There are 7.9 million fracture patients annually, and 10% of them experience nonunion and/or delayed union. These cause complications in the treatment of bone fractures and will have a significant financial impact on the patient. Knowledge of appropriate recovery is needed in order to avoid these burdens, which is why this post is all about bone stimulation. Areas that have poor blood supply such as the sesamoid bone and the base of the fifth metatarsal (pictured below) are particularly stubborn to fracture healing.
Fig: Jones Fracture. Note the perpendicular fracture line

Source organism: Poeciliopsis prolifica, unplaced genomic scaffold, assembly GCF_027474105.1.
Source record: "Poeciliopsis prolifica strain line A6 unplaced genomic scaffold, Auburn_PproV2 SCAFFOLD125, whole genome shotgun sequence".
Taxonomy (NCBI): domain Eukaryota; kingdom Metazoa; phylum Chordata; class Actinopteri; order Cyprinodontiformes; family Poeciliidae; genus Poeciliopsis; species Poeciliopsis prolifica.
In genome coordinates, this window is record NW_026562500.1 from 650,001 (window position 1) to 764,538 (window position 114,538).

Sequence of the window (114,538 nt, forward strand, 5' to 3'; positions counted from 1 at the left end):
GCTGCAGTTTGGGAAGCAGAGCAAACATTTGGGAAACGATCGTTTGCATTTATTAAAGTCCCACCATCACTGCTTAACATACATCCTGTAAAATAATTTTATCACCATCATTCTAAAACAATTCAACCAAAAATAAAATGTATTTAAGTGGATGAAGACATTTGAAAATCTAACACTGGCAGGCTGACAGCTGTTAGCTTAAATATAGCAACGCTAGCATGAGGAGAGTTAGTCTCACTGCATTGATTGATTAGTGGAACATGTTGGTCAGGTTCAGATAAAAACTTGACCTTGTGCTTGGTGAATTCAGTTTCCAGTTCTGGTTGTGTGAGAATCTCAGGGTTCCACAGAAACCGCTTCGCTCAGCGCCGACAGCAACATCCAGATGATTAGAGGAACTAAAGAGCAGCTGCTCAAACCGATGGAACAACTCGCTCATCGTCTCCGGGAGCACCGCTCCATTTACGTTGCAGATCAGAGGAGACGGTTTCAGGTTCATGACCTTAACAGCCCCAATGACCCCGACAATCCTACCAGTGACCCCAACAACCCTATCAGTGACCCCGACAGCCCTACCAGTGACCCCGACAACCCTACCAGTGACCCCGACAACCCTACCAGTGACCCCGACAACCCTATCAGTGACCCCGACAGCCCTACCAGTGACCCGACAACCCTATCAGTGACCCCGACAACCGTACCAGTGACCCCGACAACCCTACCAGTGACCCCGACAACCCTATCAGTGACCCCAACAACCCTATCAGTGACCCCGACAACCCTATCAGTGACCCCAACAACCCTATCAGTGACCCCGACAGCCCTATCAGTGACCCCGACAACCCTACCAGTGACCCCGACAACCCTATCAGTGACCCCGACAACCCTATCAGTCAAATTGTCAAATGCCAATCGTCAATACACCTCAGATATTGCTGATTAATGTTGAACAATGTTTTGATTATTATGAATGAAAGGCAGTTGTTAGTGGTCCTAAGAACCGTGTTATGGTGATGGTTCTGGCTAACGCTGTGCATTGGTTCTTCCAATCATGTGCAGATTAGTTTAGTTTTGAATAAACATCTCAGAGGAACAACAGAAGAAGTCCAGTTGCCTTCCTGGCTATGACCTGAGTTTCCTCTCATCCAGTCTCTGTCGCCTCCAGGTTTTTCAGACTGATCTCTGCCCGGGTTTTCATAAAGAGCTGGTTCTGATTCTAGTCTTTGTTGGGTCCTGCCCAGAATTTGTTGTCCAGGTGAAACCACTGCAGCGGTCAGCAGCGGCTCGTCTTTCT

Although delayed and impaired unions are sometimes mysterious, we do know that they can be a result of comprising inadequate fracture mobilization. Bone recovery can be administered by external (biomechanical) and internal (biological) stimuli. The capability to boost the healing of a fracture will have a great economic impact and it will be better for the patient’s mental and physical well-being. Different approaches to bone stimulation include electrical stimulators, low-intensity pulsed ultrasound, and extra-corporeal shockwaves. The ultrasonic bone stimulation has been proven to be more effective and less time consuming than the other two options.
When you come in to Dr. Pearl’s office, you can ask him if bone stimulation is appropriate for your fracture. With his professional advice, you’ll be on a smooth road to recovery.